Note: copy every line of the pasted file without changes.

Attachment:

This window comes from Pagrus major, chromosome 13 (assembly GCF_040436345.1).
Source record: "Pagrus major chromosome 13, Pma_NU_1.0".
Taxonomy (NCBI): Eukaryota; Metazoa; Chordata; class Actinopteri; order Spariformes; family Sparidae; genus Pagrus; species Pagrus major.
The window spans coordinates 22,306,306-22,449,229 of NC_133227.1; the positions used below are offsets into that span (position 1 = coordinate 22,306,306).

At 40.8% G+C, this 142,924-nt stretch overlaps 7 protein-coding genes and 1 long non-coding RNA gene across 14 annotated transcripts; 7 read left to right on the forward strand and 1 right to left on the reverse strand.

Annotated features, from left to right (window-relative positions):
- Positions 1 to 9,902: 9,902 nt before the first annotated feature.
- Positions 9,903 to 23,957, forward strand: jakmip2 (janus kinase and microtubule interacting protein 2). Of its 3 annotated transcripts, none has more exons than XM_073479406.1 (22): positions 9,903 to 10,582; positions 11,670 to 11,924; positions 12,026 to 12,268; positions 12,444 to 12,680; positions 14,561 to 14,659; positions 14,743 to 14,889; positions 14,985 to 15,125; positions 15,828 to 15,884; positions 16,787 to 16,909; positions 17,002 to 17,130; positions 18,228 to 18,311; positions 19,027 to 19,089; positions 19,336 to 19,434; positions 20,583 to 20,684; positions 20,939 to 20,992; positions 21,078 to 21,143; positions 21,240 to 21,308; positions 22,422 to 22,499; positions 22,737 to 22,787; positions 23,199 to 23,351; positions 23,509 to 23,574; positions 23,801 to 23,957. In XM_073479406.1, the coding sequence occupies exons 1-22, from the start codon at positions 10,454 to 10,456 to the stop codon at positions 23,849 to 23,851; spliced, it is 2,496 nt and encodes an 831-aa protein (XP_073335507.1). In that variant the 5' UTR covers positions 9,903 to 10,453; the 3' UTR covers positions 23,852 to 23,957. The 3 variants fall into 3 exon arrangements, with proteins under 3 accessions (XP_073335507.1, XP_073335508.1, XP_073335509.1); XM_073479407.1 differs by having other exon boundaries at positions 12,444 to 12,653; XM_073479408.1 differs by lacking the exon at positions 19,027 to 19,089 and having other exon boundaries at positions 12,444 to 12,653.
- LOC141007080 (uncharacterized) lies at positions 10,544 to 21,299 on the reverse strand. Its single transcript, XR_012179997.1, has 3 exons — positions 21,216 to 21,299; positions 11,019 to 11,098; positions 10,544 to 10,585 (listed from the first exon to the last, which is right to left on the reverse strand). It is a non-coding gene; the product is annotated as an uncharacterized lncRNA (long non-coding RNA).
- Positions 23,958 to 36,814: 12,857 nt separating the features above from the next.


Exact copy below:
This window comes from Pagrus major, chromosome 13 (assembly GCF_040436345.1).
Source record: "Pagrus major chromosome 13, Pma_NU_1.0".
Taxonomy (NCBI): Eukaryota; Metazoa; Chordata; class Actinopteri; order Spariformes; family Sparidae; genus Pagrus; species Pagrus major.
The window spans coordinates 22,306,306-22,449,229 of NC_133227.1; the positions used below are offsets into that span (position 1 = coordinate 22,306,306).

At 40.8% G+C, this 142,924-nt stretch overlaps 7 protein-coding genes and 1 long non-coding RNA gene across 14 annotated transcripts; 7 read left to right on the forward strand and 1 right to left on the reverse strand.

Annotated features, from left to right (window-relative positions):
- Positions 1 to 9,902: 9,902 nt before the first annotated feature.
- Positions 9,903 to 23,957, forward strand: jakmip2 (janus kinase and microtubule interacting protein 2). Of its 3 annotated transcripts, none has more exons than XM_073479406.1 (22): positions 9,903 to 10,582; positions 11,670 to 11,924; positions 12,026 to 12,268; positions 12,444 to 12,680; positions 14,561 to 14,659; positions 14,743 to 14,889; positions 14,985 to 15,125; positions 15,828 to 15,884; positions 16,787 to 16,909; positions 17,002 to 17,130; positions 18,228 to 18,311; positions 19,027 to 19,089; positions 19,336 to 19,434; positions 20,583 to 20,684; positions 20,939 to 20,992; positions 21,078 to 21,143; positions 21,240 to 21,308; positions 22,422 to 22,499; positions 22,737 to 22,787; positions 23,199 to 23,351; positions 23,509 to 23,574; positions 23,801 to 23,957. In XM_073479406.1, the coding sequence occupies exons 1-22, from the start codon at positions 10,454 to 10,456 to the stop codon at positions 23,849 to 23,851; spliced, it is 2,496 nt and encodes an 831-aa protein (XP_073335507.1). In that variant the 5' UTR covers positions 9,903 to 10,453; the 3' UTR covers positions 23,852 to 23,957. The 3 variants fall into 3 exon arrangements, with proteins under 3 accessions (XP_073335507.1, XP_073335508.1, XP_073335509.1); XM_073479407.1 differs by having other exon boundaries at positions 12,444 to 12,653; XM_073479408.1 differs by lacking the exon at positions 19,027 to 19,089 and having other exon boundaries at positions 12,444 to 12,653.
- LOC141007080 (uncharacterized) lies at positions 10,544 to 21,299 on the reverse strand. Its single transcript, XR_012179997.1, has 3 exons — positions 21,216 to 21,299; positions 11,019 to 11,098; positions 10,544 to 10,585 (listed from the first exon to the last, which is right to left on the reverse strand). It is a non-coding gene; the product is annotated as an uncharacterized lncRNA (long non-coding RNA).
- Positions 23,958 to 36,814: 12,857 nt separating the features above from the next.